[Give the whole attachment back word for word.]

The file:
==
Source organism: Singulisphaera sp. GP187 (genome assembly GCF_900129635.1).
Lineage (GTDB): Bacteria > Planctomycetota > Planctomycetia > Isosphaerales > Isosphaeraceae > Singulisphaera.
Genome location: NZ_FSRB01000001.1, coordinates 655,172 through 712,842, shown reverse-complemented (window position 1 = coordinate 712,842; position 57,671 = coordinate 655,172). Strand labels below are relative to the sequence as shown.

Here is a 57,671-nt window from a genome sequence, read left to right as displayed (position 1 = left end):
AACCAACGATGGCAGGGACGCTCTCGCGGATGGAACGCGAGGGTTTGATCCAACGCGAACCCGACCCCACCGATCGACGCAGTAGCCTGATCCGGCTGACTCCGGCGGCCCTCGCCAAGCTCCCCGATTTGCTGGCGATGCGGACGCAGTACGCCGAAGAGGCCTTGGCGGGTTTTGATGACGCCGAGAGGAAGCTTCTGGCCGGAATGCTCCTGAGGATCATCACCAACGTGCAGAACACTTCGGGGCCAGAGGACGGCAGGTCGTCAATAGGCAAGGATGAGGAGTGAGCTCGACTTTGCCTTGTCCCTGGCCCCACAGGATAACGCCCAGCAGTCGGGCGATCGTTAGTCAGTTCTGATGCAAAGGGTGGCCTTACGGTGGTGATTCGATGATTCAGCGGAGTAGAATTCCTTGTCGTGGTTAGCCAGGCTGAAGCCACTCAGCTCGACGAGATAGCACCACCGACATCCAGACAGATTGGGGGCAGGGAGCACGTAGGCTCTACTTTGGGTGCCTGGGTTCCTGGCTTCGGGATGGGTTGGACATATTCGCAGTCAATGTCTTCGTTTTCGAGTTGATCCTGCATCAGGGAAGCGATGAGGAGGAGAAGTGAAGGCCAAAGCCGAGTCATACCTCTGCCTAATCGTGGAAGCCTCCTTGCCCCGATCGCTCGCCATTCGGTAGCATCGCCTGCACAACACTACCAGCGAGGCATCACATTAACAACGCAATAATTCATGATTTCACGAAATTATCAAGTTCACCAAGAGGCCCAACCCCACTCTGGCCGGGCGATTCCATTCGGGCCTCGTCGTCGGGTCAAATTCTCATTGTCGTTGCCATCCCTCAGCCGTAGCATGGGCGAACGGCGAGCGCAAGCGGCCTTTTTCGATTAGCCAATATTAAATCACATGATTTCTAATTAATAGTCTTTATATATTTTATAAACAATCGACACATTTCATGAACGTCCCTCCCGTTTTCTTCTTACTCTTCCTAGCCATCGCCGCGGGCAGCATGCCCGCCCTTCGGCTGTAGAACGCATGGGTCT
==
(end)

Source organism: Singulisphaera sp. GP187 (genome assembly GCF_900129635.1).
Lineage (GTDB): Bacteria > Planctomycetota > Planctomycetia > Isosphaerales > Isosphaeraceae > Singulisphaera.
Genome location: NZ_FSRB01000001.1, coordinates 655,172 through 712,842, shown reverse-complemented (window position 1 = coordinate 712,842; position 57,671 = coordinate 655,172). Strand labels below are relative to the sequence as shown.

Here is a 57,671-nt window from a genome sequence, read left to right as displayed (position 1 = left end):
AACCAACGATGGCAGGGACGCTCTCGCGGATGGAACGCGAGGGTTTGATCCAACGCGAACCCGACCCCACCGATCGACGCAGTAGCCTGATCCGGCTGACTCCGGCGGCCCTCGCCAAGCTCCCCGATTTGCTGGCGATGCGGACGCAGTACGCCGAAGAGGCCTTGGCGGGTTTTGATGACGCCGAGAGGAAGCTTCTGGCCGGAATGCTCCTGAGGATCATCACCAACGTGCAGAACACTTCGGGGCCAGAGGACGGCAGGTCGTCAATAGGCAAGGATGAGGAGTGAGCTCGACTTTGCCTTGTCCCTGGCCCCACAGGATAACGCCCAGCAGTCGGGCGATCGTTAGTCAGTTCTGATGCAAAGGGTGGCCTTACGGTGGTGATTCGATGATTCAGCGGAGTAGAATTCCTTGTCGTGGTTAGCCAGGCTGAAGCCACTCAGCTCGACGAGATAGCACCACCGACATCCAGACAGATTGGGGGCAGGGAGCACGTAGGCTCTACTTTGGGTGCCTGGGTTCCTGGCTTCGGGATGGGTTGGACATATTCGCAGTCAATGTCTTCGTTTTCGAGTTGATCCTGCATCAGGGAAGCGATGAGGAGGAGAAGTGAAGGCCAAAGCCGAGTCATACCTCTGCCTAATCGTGGAAGCCTCCTTGCCCCGATCGCTCGCCATTCGGTAGCATCGCCTGCACAACACTACCAGCGAGGCATCACATTAACAACGCAATAATTCATGATTTCACGAAATTATCAAGTTCACCAAGAGGCCCAACCCCACTCTGGCCGGGCGATTCCATTCGGGCCTCGTCGTCGGGTCAAATTCTCATTGTCGTTGCCATCCCTCAGCCGTAGCATGGGCGAACGGCGAGCGCAAGCGGCCTTTTTCGATTAGCCAATATTAAATCACATGATTTCTAATTAATAGTCTTTATATATTTTATAAACAATCGACACATTTCATGAACGTCCCTCCCGTTTTCTTCTTACTCTTCCTAGCCATCGCCGCGGGCAGCATGCCCGCCCTTCGGCTGTAGAACGCATGGGTCT